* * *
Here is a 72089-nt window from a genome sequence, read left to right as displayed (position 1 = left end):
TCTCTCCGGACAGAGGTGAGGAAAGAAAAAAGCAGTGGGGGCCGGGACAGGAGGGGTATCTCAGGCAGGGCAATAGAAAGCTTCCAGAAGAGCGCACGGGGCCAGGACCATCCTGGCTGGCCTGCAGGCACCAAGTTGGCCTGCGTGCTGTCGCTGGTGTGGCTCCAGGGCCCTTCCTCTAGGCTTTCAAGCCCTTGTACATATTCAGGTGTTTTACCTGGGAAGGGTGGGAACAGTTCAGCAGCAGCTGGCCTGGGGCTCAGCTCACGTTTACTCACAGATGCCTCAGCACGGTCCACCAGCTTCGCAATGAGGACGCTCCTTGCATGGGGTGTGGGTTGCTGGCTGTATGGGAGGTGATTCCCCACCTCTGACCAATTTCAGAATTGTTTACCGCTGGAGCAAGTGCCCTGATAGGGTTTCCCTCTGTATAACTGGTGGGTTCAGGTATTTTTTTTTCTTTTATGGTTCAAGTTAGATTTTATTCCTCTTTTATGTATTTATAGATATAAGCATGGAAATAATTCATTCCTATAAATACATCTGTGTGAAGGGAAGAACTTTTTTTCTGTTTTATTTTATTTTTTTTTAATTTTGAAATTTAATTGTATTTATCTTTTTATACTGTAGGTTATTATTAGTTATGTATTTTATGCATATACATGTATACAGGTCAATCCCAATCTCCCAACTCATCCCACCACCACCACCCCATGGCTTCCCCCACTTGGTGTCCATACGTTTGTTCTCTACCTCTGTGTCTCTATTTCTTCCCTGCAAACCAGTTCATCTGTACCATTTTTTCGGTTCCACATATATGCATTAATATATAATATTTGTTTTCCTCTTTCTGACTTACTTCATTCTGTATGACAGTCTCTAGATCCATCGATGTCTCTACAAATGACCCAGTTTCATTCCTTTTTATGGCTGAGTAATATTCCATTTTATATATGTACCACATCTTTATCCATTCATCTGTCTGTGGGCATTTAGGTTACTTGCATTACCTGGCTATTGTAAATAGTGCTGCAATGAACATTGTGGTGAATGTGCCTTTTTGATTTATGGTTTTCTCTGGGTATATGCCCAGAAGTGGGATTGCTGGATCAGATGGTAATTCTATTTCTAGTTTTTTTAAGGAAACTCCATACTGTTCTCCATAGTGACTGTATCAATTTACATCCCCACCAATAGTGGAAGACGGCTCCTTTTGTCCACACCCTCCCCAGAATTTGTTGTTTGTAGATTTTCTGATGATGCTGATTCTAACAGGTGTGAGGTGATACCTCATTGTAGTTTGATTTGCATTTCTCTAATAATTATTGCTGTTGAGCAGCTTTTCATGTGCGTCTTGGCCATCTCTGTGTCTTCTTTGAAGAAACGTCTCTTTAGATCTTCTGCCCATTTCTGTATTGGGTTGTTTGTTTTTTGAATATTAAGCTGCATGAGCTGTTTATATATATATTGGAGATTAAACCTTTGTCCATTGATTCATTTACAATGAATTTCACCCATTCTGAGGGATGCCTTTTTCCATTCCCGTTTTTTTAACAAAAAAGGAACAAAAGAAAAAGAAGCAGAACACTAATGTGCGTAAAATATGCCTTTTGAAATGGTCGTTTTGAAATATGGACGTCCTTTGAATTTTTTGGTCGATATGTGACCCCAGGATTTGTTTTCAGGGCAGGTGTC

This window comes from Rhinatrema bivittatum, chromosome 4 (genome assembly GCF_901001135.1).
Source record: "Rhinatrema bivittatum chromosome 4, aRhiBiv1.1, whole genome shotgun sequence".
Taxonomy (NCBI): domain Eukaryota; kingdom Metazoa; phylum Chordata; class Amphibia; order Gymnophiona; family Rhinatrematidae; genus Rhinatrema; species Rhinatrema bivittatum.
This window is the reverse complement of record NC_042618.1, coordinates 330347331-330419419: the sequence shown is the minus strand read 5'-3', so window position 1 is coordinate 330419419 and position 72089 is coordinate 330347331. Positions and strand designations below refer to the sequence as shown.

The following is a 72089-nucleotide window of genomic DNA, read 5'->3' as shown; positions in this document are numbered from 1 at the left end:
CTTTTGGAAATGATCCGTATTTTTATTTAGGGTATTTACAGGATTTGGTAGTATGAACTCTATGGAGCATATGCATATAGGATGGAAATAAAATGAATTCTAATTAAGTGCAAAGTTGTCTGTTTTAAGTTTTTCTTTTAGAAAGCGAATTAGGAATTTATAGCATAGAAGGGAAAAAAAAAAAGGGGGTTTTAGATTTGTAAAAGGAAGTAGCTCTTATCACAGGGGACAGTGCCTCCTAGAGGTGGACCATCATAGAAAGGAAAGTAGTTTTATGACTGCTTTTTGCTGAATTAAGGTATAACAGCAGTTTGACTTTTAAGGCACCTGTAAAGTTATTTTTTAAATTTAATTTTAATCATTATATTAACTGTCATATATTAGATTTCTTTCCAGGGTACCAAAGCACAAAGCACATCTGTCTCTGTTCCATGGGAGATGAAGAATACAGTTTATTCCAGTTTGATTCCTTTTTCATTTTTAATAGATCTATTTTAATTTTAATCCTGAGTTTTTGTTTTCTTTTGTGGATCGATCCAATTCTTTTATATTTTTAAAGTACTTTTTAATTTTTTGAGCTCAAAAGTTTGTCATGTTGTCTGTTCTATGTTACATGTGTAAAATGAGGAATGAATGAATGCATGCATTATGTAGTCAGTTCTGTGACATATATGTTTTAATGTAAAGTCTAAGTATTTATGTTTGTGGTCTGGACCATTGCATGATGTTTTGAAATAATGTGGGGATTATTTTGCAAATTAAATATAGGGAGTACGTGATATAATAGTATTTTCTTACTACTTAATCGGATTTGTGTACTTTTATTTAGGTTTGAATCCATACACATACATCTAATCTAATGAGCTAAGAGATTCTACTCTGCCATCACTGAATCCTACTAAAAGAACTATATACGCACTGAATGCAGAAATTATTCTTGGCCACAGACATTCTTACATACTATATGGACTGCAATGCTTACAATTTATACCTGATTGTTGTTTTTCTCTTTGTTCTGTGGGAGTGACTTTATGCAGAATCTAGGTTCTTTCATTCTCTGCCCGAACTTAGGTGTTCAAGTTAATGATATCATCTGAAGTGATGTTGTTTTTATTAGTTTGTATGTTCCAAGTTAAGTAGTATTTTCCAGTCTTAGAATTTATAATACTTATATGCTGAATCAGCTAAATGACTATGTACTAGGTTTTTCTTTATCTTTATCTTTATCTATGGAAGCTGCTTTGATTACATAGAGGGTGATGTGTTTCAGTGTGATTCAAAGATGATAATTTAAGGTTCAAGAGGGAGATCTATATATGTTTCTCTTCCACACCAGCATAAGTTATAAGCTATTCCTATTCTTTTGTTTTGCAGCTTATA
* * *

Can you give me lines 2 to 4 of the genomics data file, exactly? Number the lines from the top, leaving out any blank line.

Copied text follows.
TCTCTCCGGACAGAGGTGAGGAAAGAAAAAAGCAGTGGGGGCCGGGACAGGAGGGGTATCTCAGGCAGGGCAATAGAAAGCTTCCAGAAGAGCGCACGGGGCCAGGACCATCCTGGCTGGCCTGCAGGCACCAAGTTGGCCTGCGTGCTGTCGCTGGTGTGGCTCCAGGGCCCTTCCTCTAGGCTTTCAAGCCCTTGTACATATTCAGGTGTTTTACCTGGGAAGGGTGGGAACAGTTCAGCAGCAGCTGGCCTGGGGCTCAGCTCACGTTTACTCACAGATGCCTCAGCACGGTCCACCAGCTTCGCAATGAGGACGCTCCTTGCATGGGGTGTGGGTTGCTGGCTGTATGGGAGGTGATTCCCCACCTCTGACCAATTTCAGAATTGTTTACCGCTGGAGCAAGTGCCCTGATAGGGTTTCCCTCTGTATAACTGGTGGGTTCAGGTATTTTTTTTTCTTTTATGGTTCAAGTTAGATTTTATTCCTCTTTTATGTATTTATAGATATAAGCATGGAAATAATTCATTCCTATAAATACATCTGTGTGAAGGGAAGAACTTTTTTTCTGTTTTATTTTATTTTTTTTTAATTTTGAAATTTAATTGTATTTATCTTTTTATACTGTAGGTTATTATTAGTTATGTATTTTATGCATATACATGTATACAGGTCAATCCCAATCTCCCAACTCATCCCACCACCACCACCCCATGGCTTCCCCCACTTGGTGTCCATACGTTTGTTCTCTACCTCTGTGTCTCTATTTCTTCCCTGCAAACCAGTTCATCTGTACCATTTTTTCGGTTCCACATATATGCATTAATATATAATATTTGTTTTCCTCTTTCTGACTTACTTCATTCTGTATGACAGTCTCTAGATCCATCGATGTCTCTACAAATGACCCAGTTTCATTCCTTTTTATGGCTGAGTAATATTCCATTTTATATATGTACCACATCTTTATCCATTCATCTGTCTGTGGGCATTTAGGTTACTTGCATTACCTGGCTATTGTAAATAGTGCTGCAATGAACATTGTGGTGAATGTGCCTTTTTGATTTATGGTTTTCTCTGGGTATATGCCCAGAAGTGGGATTGCTGGATCAGATGGTAATTCTATTTCTAGTTTTTTTAAGGAAACTCCATACTGTTCTCCATAGTGACTGTATCAATTTACATCCCCACCAATAGTGGAAGACGGCTCCTTTTGTCCACACCCTCCCCAGAATTTGTTGTTTGTAGATTTTCTGATGATGCTGATTCTAACAGGTGTGAGGTGATACCTCATTGTAGTTTGATTTGCATTTCTCTAATAATTATTGCTGTTGAGCAGCTTTTCATGTGCGTCTTGGCCATCTCTGTGTCTTCTTTGAAGAAACGTCTCTTTAGATCTTCTGCCCATTTCTGTATTGGGTTGTTTGTTTTTTGAATATTAAGCTGCATGAGCTGTTTATATATATATTGGAGATTAAACCTTTGTCCATTGATTCATTTACAATGAATTTCACCCATTCTGAGGGATGCCTTTTTCCATTCCCGTTTTTTTAACAAAAAAGGAACAAAAGAAAAAGAAGCAGAACACTAATGTGCGTAAAATATGCCTTTTGAAATGGTCGTTTTGAAATATGGACGTCCTTTGAATTTTTTGGTCGATATGTGACCCCAGGATTTGTTTTCAGGGCAGGTGTC

This window comes from Rhinatrema bivittatum, chromosome 4 (genome assembly GCF_901001135.1).
Source record: "Rhinatrema bivittatum chromosome 4, aRhiBiv1.1, whole genome shotgun sequence".